Of course, take home pay forms only part of the compensation package. In this post, I'll explore some of the benefits associated with various flying jobs, as well as retirement considerations.
With the skyrocketing cost of health care these days, insurance coverage is an increasingly important consideration. As a pilot, there is the added motivation that keeping yourself healthy is a requirement of the job.
Unfortunately, coverage is pretty spotty for most entry-level flying jobs. Very few FBOs or small flight schools offer insurance to their instructors at any cost; the same goes for smaller freight or charter outfits. Some large schools and universities do offer medical insurance to their instructors, though, and bigger FAR 135 operators like Ameriflight and Airnet. With these programs the employee often pays part of the premiums via paycheck withholding.
In the corporate and airline world, comprehensive medical coverage is the norm, with medical, dental, vision, and sometimes long-term disability plans. Usually the employer pays the premiums on the employee's policy, with low-cost coverage available for spouse and children. The plans do vary, though; with some employers, particularly regional airlines, deductibles can be a little steep and coverage spotty. Note that the concessionary contracts in place at many major carriers included erosion of their insurance benefits.
For most entry-level positions, getting sick means you don't get paid. At the freight dog level and up, though, sick pay is pretty standard. You'll typically accrue X number of sick hours for X hours worked, with a limit on the number of hours that roll over each year. Sick time can often be used towards short-term or even long-term disability benefits, as well as maternal leave for both sexes. As a side note, excessive use of sick time is a great way to get the unwanted attention of the chief pilot, particularly at smaller carriers. Calling in sick on Thanksgiving or Christmas is particularly frowned upon and won't make you any friends among your fellow pilots.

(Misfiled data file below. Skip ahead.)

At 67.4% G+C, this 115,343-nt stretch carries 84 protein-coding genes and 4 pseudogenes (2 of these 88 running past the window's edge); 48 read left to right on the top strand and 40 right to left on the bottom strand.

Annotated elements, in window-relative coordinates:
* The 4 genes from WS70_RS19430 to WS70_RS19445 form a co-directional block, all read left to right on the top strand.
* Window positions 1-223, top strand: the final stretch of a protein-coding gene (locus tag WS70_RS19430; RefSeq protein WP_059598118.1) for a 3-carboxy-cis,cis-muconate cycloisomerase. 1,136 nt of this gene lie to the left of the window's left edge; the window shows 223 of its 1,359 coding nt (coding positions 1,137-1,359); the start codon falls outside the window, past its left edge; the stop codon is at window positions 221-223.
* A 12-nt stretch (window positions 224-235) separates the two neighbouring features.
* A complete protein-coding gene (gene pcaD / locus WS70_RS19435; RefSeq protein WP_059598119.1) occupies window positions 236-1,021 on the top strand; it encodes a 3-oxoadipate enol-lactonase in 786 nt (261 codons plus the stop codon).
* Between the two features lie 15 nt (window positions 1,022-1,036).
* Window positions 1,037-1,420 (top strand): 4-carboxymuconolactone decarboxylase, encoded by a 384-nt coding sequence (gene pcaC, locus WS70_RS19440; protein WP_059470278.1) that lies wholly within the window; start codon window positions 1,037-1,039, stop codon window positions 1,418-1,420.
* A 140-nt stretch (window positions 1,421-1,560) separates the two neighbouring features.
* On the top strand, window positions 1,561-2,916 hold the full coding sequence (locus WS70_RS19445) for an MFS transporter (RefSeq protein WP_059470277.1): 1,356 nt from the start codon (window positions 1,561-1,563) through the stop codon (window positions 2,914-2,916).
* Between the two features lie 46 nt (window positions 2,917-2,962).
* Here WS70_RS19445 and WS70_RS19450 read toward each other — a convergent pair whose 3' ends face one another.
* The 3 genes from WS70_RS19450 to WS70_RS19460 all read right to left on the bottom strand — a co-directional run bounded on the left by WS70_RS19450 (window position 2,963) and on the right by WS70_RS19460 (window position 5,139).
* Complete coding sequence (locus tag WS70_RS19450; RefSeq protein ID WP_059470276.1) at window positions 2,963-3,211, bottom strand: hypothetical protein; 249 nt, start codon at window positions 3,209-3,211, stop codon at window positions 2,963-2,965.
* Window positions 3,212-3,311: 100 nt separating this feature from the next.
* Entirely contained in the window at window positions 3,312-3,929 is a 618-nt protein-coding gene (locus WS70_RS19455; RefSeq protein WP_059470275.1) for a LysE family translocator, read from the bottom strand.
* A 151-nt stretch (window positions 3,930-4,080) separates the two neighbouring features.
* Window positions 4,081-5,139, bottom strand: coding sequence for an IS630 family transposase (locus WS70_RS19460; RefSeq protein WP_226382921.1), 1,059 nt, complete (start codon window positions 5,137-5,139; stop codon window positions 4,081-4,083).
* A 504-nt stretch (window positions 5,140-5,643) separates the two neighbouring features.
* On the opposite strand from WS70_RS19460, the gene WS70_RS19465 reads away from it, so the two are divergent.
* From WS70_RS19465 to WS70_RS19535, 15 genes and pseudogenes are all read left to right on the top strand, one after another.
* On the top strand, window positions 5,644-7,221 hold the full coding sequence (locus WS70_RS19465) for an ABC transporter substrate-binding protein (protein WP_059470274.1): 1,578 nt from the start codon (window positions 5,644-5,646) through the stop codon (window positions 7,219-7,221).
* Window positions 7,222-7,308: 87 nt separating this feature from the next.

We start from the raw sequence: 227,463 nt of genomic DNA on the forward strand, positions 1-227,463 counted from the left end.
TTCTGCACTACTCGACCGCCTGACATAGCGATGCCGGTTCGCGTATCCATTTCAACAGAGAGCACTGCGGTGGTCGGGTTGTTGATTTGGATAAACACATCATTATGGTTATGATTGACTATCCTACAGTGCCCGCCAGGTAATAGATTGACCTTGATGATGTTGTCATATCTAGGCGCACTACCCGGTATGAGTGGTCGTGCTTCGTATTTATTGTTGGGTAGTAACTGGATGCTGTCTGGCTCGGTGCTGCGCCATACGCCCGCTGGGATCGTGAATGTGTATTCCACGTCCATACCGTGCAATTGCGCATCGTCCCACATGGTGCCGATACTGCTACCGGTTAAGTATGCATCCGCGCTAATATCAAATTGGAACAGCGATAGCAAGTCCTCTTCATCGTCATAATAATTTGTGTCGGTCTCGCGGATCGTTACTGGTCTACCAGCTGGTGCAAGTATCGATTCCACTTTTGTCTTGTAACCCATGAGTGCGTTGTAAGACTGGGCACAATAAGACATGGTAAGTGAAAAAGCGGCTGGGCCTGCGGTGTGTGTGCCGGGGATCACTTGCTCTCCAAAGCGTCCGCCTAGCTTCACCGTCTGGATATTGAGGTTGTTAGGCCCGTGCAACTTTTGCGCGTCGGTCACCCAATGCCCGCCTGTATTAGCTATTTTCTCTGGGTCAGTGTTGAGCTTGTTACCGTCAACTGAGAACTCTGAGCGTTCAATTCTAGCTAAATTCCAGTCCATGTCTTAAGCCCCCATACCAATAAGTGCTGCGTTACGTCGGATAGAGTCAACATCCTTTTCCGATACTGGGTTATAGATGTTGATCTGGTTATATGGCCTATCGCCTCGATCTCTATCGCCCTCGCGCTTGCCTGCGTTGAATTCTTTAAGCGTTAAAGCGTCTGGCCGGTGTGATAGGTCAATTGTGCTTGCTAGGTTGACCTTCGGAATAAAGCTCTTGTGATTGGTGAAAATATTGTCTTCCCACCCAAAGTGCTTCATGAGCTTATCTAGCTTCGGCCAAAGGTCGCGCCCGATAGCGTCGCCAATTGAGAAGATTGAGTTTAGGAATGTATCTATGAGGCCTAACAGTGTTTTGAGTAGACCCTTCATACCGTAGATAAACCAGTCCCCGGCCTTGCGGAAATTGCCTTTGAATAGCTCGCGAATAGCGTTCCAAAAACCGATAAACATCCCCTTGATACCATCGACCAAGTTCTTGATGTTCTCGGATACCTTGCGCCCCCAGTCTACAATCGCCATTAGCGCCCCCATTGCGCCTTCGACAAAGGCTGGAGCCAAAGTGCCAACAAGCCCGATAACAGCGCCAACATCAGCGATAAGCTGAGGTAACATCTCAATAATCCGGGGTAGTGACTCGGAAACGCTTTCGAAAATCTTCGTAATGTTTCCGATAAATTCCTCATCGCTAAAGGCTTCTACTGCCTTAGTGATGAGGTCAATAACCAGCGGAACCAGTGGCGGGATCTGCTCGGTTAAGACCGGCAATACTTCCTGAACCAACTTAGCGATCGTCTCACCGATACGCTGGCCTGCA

Vacation Pay & Time Off
Getting time off is probably the easiest when you're just starting out, which is ironic because it's when you can afford it the least. As a new instructor, I once went six weeks straight without a day off. Paid vacation is almost unheard of for instructors and other entry-level flying jobs.
If you do the freight or charter thing, scoring time off can be trickier, especially with smaller operations. They often have set schedules for their pilots, with few reserves to cover sickness, to say nothing of vacation. Even those who have paid vacation programs will be pretty restrictive about when you can use it. At Ameriflight, first year captains got one week of paid vacation per year plus two days off without pay per month. Both of these were subject to company approval, and were impossible to use during Peak (Thanksgiving to Christmas) or when the base was understaffed.
Most airlines do offer paid vacation benefits, with between two and four weeks of vacation accrued per year. Vacation weeks are usually bid on for the entire year; obviously, holiday weeks go fairly senior, as does much of the summer. Note that 7 days of vacation pay usually gets you more than a week of vacation, since it is used only for days on which you were originally scheduled to work. A week of vacation that drops only a 4-day trip will result in 4 days being deducted from your vacation pay account. Besides the weeks you bid for, vacation time can often be used for individual days off, staffing levels permitting. You could also elect to save your vacation by taking days off without pay, which may result in a reduction in your monthly minimum guarantee. This also requires approval from crew scheduling and/or the chief pilot's office, and is entirely dependent on how reserve coverage is looking.